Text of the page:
Babylon is a massive ensemble piece, yet it primarily focuses on three different characters. There’s Manny, a Mexican American assistant who works his way up through the ranks of a made-up film studio to become a film executive just as the movies are making the transition from silent to talkies. Nellie LaRoy, played by Margot Robbie, is a newcomer who is looking to break into the business, and Jack Conrad, played by Brad Pitt, is an established superstar who can’t get out of bed before downing a few cocktails. He meets both of them at the frantic party that kicks off the first act of the movie. Babylon follows each person’s rise and fall as their arcs intertwine and come apart, but it also delves into other tales of an industry stumbling toward a veneer of respectability during one of its most volatile eras. The show takes place in Babylon, a city in ancient Babylonia that was destroyed by the Babylonians.
Chazelle is adamant in his assertion that the 1920s Hollywood film industry was completely lawless. Filmmakers were still inventing basic storytelling themes on the fly at this point, and the rules for on-screen decency and morality were only a few years away. Films were being funded by unscrupulous figures. At one point in the movie, director Damien Chazelle virtuously shoots a succession of enormous film productions that are all taking place simultaneously in the same California hills. This is a conceit that was possible back in the day when movies didn’t have to worry about recording sound. While one director is coordinating the participation of thousands of extras for a massive battle sequence set in the middle ages (which is reminiscent of the famous epic film Intolerance, which was released in 1916), other productions are taking place on small sets that have been hastily constructed. The camera, which is operated by Chazelle, moves around from setting to setting, taking in the untamed beauty of it all.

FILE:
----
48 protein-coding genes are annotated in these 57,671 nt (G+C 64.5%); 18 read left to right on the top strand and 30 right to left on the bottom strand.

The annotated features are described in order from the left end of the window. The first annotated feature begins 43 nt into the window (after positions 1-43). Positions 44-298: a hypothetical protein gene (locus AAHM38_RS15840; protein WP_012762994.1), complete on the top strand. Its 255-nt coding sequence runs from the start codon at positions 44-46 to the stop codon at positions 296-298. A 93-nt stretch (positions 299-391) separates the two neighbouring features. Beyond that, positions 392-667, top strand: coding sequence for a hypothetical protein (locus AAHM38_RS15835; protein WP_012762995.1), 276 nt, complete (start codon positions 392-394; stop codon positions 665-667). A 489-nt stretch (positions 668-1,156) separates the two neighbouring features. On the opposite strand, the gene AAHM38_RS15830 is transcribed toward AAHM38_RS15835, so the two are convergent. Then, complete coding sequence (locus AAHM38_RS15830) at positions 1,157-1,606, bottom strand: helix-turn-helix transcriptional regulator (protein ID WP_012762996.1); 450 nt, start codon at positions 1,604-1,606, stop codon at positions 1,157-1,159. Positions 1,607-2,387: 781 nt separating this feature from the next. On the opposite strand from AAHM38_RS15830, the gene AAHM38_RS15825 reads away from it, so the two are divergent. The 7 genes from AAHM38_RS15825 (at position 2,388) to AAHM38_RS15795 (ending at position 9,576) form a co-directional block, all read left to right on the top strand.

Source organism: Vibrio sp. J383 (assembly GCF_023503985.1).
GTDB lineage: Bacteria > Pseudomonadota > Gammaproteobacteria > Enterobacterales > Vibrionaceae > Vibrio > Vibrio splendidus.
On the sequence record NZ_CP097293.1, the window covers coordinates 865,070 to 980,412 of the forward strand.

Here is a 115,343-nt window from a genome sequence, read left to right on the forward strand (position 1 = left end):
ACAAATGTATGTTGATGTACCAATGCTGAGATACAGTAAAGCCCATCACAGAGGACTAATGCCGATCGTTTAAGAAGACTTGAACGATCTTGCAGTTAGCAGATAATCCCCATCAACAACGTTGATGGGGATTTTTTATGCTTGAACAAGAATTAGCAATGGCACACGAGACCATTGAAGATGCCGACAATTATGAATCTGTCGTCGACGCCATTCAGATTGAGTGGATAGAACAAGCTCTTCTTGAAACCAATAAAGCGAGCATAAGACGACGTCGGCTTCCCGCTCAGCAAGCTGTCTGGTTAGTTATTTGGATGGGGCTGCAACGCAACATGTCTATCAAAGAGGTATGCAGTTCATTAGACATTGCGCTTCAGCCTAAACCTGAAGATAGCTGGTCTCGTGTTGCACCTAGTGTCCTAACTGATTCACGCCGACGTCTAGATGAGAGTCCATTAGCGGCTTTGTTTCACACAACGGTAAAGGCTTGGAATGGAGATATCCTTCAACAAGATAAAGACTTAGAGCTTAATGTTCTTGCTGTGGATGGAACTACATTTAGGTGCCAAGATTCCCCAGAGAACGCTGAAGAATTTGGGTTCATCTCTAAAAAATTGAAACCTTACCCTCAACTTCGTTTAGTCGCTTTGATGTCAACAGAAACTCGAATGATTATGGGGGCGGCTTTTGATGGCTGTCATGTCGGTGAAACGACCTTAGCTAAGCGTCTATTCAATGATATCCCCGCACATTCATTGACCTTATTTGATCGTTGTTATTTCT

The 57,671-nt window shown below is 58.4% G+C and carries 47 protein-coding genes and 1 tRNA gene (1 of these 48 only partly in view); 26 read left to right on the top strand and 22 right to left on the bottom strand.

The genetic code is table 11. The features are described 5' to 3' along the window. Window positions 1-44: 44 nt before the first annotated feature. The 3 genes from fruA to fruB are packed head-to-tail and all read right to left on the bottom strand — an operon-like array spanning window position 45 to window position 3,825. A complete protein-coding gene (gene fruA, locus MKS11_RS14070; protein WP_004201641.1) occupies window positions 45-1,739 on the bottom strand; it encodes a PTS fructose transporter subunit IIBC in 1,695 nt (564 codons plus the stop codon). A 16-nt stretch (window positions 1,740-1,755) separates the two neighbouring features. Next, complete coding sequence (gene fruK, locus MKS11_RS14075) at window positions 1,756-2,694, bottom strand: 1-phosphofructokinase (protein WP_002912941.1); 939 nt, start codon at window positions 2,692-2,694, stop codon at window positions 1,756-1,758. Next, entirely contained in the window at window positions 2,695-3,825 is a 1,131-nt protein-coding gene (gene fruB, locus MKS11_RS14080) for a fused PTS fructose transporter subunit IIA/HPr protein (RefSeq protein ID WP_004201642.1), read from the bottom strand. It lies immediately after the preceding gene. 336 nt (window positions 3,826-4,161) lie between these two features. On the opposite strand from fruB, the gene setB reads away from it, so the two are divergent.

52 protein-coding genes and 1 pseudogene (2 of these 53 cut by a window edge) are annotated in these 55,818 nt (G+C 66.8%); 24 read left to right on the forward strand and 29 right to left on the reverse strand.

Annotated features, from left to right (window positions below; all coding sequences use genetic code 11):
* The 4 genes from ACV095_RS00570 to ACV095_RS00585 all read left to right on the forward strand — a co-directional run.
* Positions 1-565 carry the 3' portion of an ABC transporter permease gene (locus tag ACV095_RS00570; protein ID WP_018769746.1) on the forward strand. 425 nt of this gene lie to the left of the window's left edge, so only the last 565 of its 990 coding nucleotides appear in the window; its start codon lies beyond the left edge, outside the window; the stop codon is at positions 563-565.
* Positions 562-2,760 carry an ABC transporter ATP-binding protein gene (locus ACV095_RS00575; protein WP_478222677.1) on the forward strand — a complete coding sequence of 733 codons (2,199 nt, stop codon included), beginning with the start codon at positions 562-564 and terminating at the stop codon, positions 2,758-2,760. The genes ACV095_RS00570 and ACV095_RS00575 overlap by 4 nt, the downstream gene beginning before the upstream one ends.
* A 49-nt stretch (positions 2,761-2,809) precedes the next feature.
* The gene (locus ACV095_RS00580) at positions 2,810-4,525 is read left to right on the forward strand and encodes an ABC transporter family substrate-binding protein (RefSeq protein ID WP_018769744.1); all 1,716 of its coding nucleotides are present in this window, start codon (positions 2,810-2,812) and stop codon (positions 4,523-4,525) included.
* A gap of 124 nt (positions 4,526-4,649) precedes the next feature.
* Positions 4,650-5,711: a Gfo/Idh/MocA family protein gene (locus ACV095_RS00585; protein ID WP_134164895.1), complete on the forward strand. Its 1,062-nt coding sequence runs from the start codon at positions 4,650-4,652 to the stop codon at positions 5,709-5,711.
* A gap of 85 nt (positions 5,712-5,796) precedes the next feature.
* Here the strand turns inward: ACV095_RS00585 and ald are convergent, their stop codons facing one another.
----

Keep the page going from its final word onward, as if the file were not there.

Even though Chazelle has only been in the industry for a very short time, he has already arranged quite a few spectacular set pieces throughout his career. This particular scene may very well be the most impressive one of all. He wants the audience to consider the sheer audacity of early filmmaking, and he takes particular pleasure in the contrast between an epic battle that is being staged for one film and an emotional barroom scene that is being produced for another film. In the latter scene, Nellie, a last-minute replacement, proves herself to be the saucy new star the studio has been looking for. He wants the audience to think about this. As soon as the scene was through, I was prepared to declare Babylon a masterpiece; yet, the movie wasn’t even close to being finished when the sequence concluded.